The Chocolate Guide: Unsweetened chocolate, cocoa powder, bittersweet/semisweet chocolate and milk chocolate all serve different purposes, with various levels of sweetness and different forms of texture.

In a follow up to my “Cupcakes Sans Frosting? Is that a Crime?” story, I would like to provide some chocolaty tips for buying, using and “manipulating” chocolate to serve your needs.

Unsweetened Chocolate is pure chocolate liquor in the rawest form. It is the basis for all chocolates. Most unsweetened chocolates are starchy and unrefined…not to mention disturbingly bitter (who hasn’t snuck a piece from mom’s kitchen counter only to find out that it’s totally gross???). This type of chocolate is preferred among most dessert makers — it allows the baker to determine the sweetness of the dessert. Bittersweet chocolate is perfect for brownies.

GOOD TO KNOW: This type of chocolate, if stored properly — in a well-wrapped, cool, dry place with good air circulation — can keep for years.

Cocoa Powder is chocolate liquor with most of the fat removed. There are two types of cocoa powder: natural and Dutch. Cocoa powder is perfect for making frosting, hot chocolate, or if you are on the adventurous side, it can be used in chili or stew.

Unsweetened chocolate is pure chocolate liquor in the rawest form. It is the basis for all chocolates.

GOOD TO KNOW: Dutch cocoa is alkalized (removing the natural acidity). Make sure to read your recipe — if it calls for a specific cocoa, make sure to use that specific cocoa. Replacing natural cocoa with Dutch cocoa can cause your dessert to rise unevenly or poorly.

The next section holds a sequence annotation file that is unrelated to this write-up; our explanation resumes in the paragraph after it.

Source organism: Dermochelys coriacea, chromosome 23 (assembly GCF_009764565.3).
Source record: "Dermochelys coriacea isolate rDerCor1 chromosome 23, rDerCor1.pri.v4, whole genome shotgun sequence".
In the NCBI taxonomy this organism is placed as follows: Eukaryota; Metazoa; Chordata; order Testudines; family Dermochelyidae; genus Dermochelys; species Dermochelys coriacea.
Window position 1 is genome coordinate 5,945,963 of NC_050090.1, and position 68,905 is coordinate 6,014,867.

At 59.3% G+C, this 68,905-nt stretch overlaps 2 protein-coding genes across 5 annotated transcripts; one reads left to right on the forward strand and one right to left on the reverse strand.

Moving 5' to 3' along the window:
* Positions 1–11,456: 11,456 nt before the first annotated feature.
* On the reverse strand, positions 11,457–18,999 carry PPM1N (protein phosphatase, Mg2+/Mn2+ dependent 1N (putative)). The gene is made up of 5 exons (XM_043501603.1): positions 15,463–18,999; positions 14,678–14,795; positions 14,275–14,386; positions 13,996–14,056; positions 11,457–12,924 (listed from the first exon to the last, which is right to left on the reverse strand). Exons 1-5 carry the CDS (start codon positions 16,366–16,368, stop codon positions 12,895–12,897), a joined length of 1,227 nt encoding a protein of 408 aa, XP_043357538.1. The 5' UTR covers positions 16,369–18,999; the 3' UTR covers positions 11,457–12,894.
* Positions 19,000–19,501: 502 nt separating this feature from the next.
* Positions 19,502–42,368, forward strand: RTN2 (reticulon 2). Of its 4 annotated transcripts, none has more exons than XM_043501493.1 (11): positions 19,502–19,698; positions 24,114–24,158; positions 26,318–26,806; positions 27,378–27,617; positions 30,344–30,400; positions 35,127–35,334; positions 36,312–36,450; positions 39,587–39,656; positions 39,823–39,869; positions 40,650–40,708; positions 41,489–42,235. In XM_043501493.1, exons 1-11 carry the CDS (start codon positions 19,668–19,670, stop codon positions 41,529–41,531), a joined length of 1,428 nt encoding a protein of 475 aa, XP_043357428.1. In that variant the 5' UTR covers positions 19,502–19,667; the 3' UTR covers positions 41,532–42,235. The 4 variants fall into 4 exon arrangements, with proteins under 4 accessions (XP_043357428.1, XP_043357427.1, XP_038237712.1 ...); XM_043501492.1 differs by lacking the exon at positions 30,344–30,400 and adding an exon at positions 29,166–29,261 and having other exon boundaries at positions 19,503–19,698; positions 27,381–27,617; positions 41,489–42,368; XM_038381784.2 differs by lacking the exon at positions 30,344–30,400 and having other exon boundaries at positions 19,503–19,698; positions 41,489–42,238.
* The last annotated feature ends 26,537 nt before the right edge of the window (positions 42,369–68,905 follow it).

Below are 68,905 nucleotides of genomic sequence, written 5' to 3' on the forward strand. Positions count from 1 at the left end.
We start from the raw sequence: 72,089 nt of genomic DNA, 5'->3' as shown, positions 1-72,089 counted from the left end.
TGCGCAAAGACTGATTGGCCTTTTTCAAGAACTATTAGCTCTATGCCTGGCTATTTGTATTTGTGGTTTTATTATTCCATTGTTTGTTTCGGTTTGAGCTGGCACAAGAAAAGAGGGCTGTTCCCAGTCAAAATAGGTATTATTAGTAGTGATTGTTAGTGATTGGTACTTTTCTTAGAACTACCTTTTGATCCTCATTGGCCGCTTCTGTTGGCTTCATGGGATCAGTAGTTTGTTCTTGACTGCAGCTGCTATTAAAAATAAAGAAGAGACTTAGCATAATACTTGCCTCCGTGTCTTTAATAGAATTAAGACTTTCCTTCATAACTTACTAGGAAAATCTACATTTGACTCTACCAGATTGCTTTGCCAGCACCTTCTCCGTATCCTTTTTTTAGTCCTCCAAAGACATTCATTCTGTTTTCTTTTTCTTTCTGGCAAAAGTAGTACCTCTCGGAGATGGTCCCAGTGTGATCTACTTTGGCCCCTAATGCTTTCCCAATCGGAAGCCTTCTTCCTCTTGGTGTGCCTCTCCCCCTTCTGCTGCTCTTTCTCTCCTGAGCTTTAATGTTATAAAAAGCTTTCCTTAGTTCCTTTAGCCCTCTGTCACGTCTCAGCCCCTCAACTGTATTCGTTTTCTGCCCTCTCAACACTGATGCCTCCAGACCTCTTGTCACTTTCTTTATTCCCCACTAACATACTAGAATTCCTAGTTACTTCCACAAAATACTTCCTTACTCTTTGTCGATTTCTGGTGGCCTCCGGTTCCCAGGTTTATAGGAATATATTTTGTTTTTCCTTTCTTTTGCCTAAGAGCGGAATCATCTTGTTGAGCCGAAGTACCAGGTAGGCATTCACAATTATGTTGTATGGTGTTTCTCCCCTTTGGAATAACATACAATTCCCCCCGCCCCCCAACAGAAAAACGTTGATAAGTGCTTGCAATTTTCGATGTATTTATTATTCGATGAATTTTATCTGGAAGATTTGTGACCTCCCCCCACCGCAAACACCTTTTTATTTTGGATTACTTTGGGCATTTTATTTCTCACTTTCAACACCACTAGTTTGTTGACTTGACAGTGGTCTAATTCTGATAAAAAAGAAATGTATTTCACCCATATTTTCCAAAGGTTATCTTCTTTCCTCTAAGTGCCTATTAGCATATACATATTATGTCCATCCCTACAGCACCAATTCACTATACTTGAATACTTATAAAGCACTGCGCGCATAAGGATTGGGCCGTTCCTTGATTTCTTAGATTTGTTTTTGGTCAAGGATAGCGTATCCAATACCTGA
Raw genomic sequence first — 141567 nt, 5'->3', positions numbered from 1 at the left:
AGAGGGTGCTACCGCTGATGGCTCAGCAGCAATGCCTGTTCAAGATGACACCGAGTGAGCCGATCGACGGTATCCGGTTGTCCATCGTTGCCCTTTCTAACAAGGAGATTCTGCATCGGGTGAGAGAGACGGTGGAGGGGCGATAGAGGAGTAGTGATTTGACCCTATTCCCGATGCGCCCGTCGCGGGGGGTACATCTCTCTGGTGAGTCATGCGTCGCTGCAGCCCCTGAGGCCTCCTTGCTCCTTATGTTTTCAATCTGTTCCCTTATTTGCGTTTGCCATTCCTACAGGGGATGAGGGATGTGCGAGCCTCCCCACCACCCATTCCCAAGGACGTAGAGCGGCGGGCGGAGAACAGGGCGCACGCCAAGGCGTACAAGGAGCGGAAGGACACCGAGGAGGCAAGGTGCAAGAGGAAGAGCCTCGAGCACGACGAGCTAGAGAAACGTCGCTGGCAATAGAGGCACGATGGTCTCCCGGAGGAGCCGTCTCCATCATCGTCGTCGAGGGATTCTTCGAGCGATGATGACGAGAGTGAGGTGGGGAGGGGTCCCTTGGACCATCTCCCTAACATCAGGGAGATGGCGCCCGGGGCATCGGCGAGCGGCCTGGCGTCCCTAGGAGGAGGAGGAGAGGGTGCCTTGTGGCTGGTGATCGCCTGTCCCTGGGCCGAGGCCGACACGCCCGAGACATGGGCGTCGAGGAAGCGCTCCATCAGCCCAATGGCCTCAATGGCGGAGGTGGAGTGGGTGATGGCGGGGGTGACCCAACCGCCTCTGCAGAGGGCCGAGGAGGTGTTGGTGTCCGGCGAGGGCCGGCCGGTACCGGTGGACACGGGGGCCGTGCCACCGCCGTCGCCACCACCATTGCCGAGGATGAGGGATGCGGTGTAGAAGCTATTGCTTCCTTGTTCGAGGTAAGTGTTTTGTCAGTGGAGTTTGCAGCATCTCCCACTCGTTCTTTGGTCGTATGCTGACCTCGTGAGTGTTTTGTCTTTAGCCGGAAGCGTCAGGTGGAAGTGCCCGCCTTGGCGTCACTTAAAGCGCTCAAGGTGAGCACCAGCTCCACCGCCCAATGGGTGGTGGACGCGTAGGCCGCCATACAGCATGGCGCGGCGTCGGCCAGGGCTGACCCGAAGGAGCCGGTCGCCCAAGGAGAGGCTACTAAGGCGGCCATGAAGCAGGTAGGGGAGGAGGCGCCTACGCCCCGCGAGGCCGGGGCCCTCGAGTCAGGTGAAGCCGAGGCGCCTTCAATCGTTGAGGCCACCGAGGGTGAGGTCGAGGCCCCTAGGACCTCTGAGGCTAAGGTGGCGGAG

Bittersweet/Semisweet chocolate is made from chocolate liquor and sugar. Bittersweet and semisweet can be used interchangeably. Both of these types of chocolate provide deep rich flavors and have a smooth texture. These types of chocolate are perfect for the classic chocolate chip cookie.
GOOD TO KNOW: If you are using a recipe that calls for semisweet, but all you have on hand is bittersweet, just add a bit more sugar in your recipe.

Milk Chocolate contains milk solids and sugar, in addition to chocolate liquor. When presented with milk chocolate I’ve found it best to scrap the whole baking exercise and proceed to the eating phase of the process. The protein from the milk solids in milk chocolate has a tendency to interfere with the integrity of a dessert rather than enhance it. This type of chocolate is great in something like a toffee bar dessert.

GOOD TO KNOW: Milk chocolate does not age gracefully, so keep in mind that because of all the extra goodness, it will eventually become stale. It is also very heat sensitive — be sure to keep it in a nice cool spot, very well sealed, and the location should have good air circulation.  This type of chocolate will keep for less than one year.

OK, so now on to the “oops I don’t have that type of chocolate AND I’m in no mood to drive to the store AND/OR I know that my neighbors don’t have any of what I want” type of moment.

Have you ever found yourself standing in front of your pantry…recipe in hand, ready to start baking away and then you can’t find the “right” chocolate for your recipe?  Here are some tips to manipulate chocolate to fit your needs.

Unsweetened Chocolate:

1 ounce = 3 tablespoons natural cocoa powder (not Dutch-processed) plus 1 tablespoon unsalted butter, vegetable oil or shortening

Cocoa Powder:

1 ounce Dutch-Processed = 3 tablespoons natural unsweetened cocoa powder plus 1/8 teaspoon baking sod

Cocoa Powder:

1 ounce Natural Unsweetened = 3 tablespoons Dutch-processed cocoa plus 1/8 teaspoon cream of tartar, lemon juice or white vinegar

Chocolate, Bittersweet or Semi-sweet:

1 ounce = 1/2 ounce unsweetened chocolate plus 4 teaspoons sugar

Milk Chocolate:

1 ounce = 1 ounce bittersweet or semi-sweet plus 1 tablespoon granulated white sugar

—Laura San Nicolas, Brand Marketing